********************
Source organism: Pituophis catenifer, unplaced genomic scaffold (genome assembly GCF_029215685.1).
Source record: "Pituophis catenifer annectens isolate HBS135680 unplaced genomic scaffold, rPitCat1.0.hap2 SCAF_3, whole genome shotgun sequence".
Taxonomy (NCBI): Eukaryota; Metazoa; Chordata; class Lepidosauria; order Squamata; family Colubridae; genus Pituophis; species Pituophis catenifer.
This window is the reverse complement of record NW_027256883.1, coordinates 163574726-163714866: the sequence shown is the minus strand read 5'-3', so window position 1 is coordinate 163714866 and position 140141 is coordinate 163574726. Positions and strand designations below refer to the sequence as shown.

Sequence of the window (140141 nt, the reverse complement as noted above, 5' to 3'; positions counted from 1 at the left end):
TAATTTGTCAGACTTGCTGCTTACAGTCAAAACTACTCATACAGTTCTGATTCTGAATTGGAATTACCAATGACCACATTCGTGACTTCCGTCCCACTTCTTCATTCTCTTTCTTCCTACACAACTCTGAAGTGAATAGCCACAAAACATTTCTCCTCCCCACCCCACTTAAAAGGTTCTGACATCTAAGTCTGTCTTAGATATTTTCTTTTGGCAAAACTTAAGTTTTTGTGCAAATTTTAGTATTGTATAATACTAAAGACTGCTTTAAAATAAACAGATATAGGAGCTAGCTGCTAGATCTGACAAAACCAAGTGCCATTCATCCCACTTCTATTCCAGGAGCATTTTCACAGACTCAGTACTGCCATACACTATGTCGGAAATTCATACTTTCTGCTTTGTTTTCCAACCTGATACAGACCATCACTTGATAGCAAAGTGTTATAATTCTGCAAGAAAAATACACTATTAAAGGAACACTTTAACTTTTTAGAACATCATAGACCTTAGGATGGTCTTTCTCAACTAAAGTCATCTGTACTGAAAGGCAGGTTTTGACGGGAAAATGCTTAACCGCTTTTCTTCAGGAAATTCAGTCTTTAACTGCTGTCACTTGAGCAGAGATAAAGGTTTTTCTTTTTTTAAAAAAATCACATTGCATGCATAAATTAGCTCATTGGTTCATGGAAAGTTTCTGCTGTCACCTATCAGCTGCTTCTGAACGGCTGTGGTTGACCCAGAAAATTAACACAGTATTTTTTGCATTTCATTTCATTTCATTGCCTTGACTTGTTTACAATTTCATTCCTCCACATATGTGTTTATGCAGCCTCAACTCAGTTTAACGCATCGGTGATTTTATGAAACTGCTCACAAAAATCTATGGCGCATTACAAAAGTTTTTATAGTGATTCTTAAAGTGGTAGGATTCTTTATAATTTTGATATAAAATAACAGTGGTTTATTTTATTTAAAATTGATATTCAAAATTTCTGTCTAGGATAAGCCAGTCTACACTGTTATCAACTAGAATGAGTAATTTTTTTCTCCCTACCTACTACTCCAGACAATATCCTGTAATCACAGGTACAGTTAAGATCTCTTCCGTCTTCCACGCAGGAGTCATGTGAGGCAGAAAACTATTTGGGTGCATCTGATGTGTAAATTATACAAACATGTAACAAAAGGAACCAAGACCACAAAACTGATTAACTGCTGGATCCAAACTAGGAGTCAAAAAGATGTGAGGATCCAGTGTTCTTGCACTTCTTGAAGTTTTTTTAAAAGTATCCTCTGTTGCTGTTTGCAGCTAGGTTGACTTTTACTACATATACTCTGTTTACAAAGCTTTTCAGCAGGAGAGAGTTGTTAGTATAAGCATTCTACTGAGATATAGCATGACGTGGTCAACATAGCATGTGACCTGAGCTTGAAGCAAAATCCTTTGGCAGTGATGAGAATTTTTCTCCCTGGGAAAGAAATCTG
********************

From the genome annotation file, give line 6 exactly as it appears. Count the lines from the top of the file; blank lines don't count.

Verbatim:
TAATTTGTCAGACTTGCTGCTTACAGTCAAAACTACTCATACAGTTCTGATTCTGAATTGGAATTACCAATGACCACATTCGTGACTTCCGTCCCACTTCTTCATTCTCTTTCTTCCTACACAACTCTGAAGTGAATAGCCACAAAACATTTCTCCTCCCCACCCCACTTAAAAGGTTCTGACATCTAAGTCTGTCTTAGATATTTTCTTTTGGCAAAACTTAAGTTTTTGTGCAAATTTTAGTATTGTATAATACTAAAGACTGCTTTAAAATAAACAGATATAGGAGCTAGCTGCTAGATCTGACAAAACCAAGTGCCATTCATCCCACTTCTATTCCAGGAGCATTTTCACAGACTCAGTACTGCCATACACTATGTCGGAAATTCATACTTTCTGCTTTGTTTTCCAACCTGATACAGACCATCACTTGATAGCAAAGTGTTATAATTCTGCAAGAAAAATACACTATTAAAGGAACACTTTAACTTTTTAGAACATCATAGACCTTAGGATGGTCTTTCTCAACTAAAGTCATCTGTACTGAAAGGCAGGTTTTGACGGGAAAATGCTTAACCGCTTTTCTTCAGGAAATTCAGTCTTTAACTGCTGTCACTTGAGCAGAGATAAAGGTTTTTCTTTTTTTAAAAAAATCACATTGCATGCATAAATTAGCTCATTGGTTCATGGAAAGTTTCTGCTGTCACCTATCAGCTGCTTCTGAACGGCTGTGGTTGACCCAGAAAATTAACACAGTATTTTTTGCATTTCATTTCATTTCATTGCCTTGACTTGTTTACAATTTCATTCCTCCACATATGTGTTTATGCAGCCTCAACTCAGTTTAACGCATCGGTGATTTTATGAAACTGCTCACAAAAATCTATGGCGCATTACAAAAGTTTTTATAGTGATTCTTAAAGTGGTAGGATTCTTTATAATTTTGATATAAAATAACAGTGGTTTATTTTATTTAAAATTGATATTCAAAATTTCTGTCTAGGATAAGCCAGTCTACACTGTTATCAACTAGAATGAGTAATTTTTTTCTCCCTACCTACTACTCCAGACAATATCCTGTAATCACAGGTACAGTTAAGATCTCTTCCGTCTTCCACGCAGGAGTCATGTGAGGCAGAAAACTATTTGGGTGCATCTGATGTGTAAATTATACAAACATGTAACAAAAGGAACCAAGACCACAAAACTGATTAACTGCTGGATCCAAACTAGGAGTCAAAAAGATGTGAGGATCCAGTGTTCTTGCACTTCTTGAAGTTTTTTTAAAAGTATCCTCTGTTGCTGTTTGCAGCTAGGTTGACTTTTACTACATATACTCTGTTTACAAAGCTTTTCAGCAGGAGAGAGTTGTTAGTATAAGCATTCTACTGAGATATAGCATGACGTGGTCAACATAGCATGTGACCTGAGCTTGAAGCAAAATCCTTTGGCAGTGATGAGAATTTTTCTCCCTGGGAAAGAAATCTG